Monday, May 24, 2010

who names a dog larry...

I have a new television show I'm very excited about, and I'd really appreciate it if you'd start watching. New television shows are best integrated into your schedule if you can watch 3 or 4 episodes to get yourself going. Which is what I've done with:
This Discovery Channel show can be watched on Netflix on Demand (which incidentally is worth Netflix in and of itself) and follows 9 "teams" on the 2008 Iditarod dogsled race in Alaksa. I put "teams" in quotes because teams consist of a "musher" and 16 or so dogs. I'm not counting the dogs as teammates. My favorite teams so far are:
DeeDee: breast cancer survivor who has decked her entire sled, dogs and snow-dress in pink. This is DeeDee's 26th Iditarod.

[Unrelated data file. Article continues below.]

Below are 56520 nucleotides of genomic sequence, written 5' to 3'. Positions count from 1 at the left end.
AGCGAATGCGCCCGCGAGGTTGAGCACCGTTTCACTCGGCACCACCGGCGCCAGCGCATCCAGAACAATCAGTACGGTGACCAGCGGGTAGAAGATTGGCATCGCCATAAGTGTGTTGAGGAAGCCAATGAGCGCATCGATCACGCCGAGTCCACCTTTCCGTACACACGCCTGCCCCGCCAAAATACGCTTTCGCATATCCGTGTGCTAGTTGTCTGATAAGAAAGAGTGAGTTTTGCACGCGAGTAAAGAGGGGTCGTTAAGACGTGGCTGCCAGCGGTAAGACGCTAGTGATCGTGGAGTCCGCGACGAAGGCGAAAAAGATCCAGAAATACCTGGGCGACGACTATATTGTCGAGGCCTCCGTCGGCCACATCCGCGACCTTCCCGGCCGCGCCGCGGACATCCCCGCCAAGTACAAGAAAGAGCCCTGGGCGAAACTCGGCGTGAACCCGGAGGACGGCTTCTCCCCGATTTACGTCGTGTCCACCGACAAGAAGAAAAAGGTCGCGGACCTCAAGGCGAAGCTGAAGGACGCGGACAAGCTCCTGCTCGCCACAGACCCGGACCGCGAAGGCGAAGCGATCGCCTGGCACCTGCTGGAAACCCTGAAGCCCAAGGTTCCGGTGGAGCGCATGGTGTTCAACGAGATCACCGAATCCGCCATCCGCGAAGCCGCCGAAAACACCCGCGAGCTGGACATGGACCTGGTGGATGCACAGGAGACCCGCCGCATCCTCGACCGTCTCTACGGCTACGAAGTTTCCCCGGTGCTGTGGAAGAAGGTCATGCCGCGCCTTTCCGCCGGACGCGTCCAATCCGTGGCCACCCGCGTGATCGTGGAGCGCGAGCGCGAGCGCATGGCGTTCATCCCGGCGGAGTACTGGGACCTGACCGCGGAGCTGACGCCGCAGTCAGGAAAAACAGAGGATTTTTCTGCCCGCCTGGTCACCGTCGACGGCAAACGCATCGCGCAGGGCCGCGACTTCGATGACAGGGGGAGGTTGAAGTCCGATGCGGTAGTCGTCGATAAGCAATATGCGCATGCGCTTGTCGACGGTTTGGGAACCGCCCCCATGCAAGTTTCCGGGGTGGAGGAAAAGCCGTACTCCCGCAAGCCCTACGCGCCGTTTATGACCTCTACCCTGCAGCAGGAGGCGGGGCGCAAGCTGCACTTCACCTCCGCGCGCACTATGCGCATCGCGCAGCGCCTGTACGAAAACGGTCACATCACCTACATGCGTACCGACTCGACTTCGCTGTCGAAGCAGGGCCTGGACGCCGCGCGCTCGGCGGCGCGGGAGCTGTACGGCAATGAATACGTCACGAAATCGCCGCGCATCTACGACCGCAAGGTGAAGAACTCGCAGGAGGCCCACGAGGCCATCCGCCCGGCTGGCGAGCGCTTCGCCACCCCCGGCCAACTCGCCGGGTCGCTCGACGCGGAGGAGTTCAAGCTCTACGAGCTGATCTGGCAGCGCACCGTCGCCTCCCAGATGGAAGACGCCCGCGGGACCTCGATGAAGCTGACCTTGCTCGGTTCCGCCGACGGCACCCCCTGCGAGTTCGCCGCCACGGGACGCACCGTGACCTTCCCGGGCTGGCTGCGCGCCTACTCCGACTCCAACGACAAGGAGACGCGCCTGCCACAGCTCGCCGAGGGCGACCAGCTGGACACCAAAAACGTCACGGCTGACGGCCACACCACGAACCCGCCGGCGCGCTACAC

Rick the Diabetes Guy: Rick has diabetes and keeps losing his medicine.
Cocky Jeff: Jeff King is the Tiger Woods of dog sledding. I bet he gets the same amount of ass. You should see this guy sign autographs.
Martin and Rohn: Martin and Rohn are a father-son duo who are racing against each other. It's very sweet. Also, Rohn's hot in a Levi Johnston kind of way.
And finally, Lance: Lance is like spindly, straight-shootin', faux-wood paneling man. He's in it for the belt buckle, regarded as the Grand Prize of the Iditerod, even though the winner also gets $69,000 and a pick-up truck.
All of these people are huge Alaskan celebrities, but it's all about Jeff and Lance. These two talk like you, me and everyone we know have spent our entire lives dreaming of one day being Iditerod champions. Like the Iditerod is part of every American's life since birth, like the Superbowl but important.